A 23-foot tall statue of Donald Trump as a giant rooster has been erected outside a shopping mall in China. The New York Times points out that this isn’t the first time that the Chinese have publicly compared the president-elect to a feathered beast. Right after the U.S. election China’s People’s Daily published photographs illustrating striking similarities between Trump and a golden pheasant underneath the comical title “the pheasant elect.”
Both the rooster and pheasant are considered good luck symbols in Chinese culture. It is not difficult to imagine Trump’s flamboyant, made-for-reality-TV communication-style to be one of the best arguments against American democracy the Chinese government could ever have. Even before his innauguration, the signs were clear: Mr. Trump’s tough-on-China posturing, his relentless attack on globalization, the recent defeat of the Trans-Pacific Partnership, which he vehemently opposed, have only strengthened China’s international influence. Yet despite this, Trump’s autocratic attitude and his penchant for backroom deals may be as close to a Communist leadership-style as any U.S. president in recent memory.
Before Mr. Trump even took office his transition team began investigating the Department of Energy to gather the names of government employees who have been involved in climate change initiatives. A similar hunt is underway at the State Department for information about staff involved in activities to promote gender equality. In the technology domain, with his cabinet apointments Trump appears to be aggressively moving toward dismantling net neutrality rules so that the distribution of online content will be easier for large organizations to control. Arguably even worse, Trump’s pick for CIA director Mike Pompeo has called for an increase in surveillance and the execution of Edward Snowden.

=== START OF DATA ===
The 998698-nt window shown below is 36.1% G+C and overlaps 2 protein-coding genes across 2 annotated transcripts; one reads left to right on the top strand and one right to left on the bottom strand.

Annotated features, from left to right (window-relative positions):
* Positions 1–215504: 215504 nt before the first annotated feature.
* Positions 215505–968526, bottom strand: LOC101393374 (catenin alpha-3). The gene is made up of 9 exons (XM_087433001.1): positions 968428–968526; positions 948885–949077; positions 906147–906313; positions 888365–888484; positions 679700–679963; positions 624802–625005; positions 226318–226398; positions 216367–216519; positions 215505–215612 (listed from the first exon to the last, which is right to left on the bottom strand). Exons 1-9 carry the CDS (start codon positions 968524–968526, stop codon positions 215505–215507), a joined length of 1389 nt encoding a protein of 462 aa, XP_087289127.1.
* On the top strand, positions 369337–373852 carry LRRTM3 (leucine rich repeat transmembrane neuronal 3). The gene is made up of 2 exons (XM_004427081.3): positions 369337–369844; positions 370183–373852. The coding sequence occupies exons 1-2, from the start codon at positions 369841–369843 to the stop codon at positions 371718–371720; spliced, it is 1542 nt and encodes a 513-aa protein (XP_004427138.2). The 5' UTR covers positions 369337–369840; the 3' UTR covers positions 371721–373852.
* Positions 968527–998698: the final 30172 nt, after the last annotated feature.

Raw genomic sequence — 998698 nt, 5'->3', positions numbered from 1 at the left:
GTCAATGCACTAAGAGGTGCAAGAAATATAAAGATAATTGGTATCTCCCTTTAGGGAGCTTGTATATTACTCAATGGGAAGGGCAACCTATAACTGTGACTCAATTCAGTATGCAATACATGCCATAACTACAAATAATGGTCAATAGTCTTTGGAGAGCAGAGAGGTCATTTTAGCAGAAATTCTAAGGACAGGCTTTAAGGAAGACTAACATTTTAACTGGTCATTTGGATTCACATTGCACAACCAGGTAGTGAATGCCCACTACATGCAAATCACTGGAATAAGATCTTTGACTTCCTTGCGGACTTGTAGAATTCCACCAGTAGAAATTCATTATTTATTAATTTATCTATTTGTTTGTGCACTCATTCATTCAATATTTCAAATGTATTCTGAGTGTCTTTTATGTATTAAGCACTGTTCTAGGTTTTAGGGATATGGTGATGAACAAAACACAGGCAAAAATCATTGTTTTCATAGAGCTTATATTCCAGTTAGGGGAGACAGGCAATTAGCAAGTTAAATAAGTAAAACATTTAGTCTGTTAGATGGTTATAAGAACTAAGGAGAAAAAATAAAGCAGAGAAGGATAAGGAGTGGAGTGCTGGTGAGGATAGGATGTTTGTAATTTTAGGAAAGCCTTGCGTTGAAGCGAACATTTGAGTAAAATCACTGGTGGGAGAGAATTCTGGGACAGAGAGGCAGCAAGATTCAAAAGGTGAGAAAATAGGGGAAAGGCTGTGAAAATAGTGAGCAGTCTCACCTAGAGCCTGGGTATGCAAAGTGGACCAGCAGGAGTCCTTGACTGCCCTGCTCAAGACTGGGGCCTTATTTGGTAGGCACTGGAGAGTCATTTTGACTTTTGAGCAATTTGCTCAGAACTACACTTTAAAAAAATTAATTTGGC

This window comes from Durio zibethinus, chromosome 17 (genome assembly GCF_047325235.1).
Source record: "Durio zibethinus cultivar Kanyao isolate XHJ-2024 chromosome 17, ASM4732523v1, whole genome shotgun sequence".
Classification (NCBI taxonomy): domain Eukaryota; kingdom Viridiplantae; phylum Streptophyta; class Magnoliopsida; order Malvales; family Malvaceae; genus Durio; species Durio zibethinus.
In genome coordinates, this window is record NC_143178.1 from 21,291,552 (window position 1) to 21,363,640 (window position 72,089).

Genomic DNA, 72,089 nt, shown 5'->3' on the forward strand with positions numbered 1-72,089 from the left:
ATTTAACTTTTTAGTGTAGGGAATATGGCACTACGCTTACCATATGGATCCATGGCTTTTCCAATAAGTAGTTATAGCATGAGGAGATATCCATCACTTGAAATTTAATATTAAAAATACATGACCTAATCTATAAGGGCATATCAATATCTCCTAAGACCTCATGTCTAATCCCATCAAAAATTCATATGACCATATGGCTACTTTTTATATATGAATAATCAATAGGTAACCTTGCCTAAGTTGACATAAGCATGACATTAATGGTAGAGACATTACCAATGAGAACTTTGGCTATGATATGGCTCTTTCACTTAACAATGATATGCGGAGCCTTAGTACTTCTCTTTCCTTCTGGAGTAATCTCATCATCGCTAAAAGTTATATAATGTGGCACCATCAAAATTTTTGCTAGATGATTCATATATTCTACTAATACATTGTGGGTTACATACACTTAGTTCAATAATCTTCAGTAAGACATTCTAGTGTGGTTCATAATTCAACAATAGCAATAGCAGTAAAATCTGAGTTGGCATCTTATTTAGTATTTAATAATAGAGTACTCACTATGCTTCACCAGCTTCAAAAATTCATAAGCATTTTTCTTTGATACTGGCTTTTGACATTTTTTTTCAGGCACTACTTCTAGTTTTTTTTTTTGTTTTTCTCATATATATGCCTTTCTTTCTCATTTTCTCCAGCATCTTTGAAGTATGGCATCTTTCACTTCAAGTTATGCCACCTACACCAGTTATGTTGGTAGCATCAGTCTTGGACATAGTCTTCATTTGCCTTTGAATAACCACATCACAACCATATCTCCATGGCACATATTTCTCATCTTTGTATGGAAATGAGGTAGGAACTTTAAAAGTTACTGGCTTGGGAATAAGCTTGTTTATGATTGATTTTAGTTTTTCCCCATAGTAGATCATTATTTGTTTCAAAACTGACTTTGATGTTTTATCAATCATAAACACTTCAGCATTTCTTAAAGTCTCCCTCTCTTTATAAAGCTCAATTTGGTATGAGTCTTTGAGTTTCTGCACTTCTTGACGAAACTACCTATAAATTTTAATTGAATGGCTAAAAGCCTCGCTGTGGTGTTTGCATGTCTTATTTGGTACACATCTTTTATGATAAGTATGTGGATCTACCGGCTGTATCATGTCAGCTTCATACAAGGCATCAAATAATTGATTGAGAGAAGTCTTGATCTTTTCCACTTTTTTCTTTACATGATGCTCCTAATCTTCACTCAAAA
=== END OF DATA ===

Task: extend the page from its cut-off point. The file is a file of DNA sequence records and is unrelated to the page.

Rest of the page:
These similarities between Chinese Communism and the incoming U.S. administration should be no surprise. In many forms of competition, it is common for rivals to adopt eachother’s tactics and characteristics. Increasing globalization seems only to accelerate this process. Something comparable is now happening with decentralized networks based on the blockchain. The more governments and financial institutions push back at them i.e. with the threat of data collection and regulations, the more quickly they begin to take on notable characteristics of many of these institutions themselves. Some of the most obvious examples of this trend:
- New forms of blockchain governance;
- Attempts to circumvent traditional law through DAOs and smart contracts;
- The blockchain as a tool for global corporatism; and
- Permissioned blockchains that look superficially like a new world, but only give institutions a back door through which to manipulate.
We can expect this process of claiming and co-opting the strategies of the competition to intensify over the course of 2017. While many of these innovations will turn out to be successful, some will also be destined for the dust heap. That may make Donald the Rooster a fitting symbol for this phenomenon, a man who, as one of the New York Times’ readers explained, “shamelessly tries to take credit for everything”, embodied by the crowing rooster, the animal who thinks he’s responsible for the sunrise.
— People’s Daily,China (@PDChina) November 14, 2016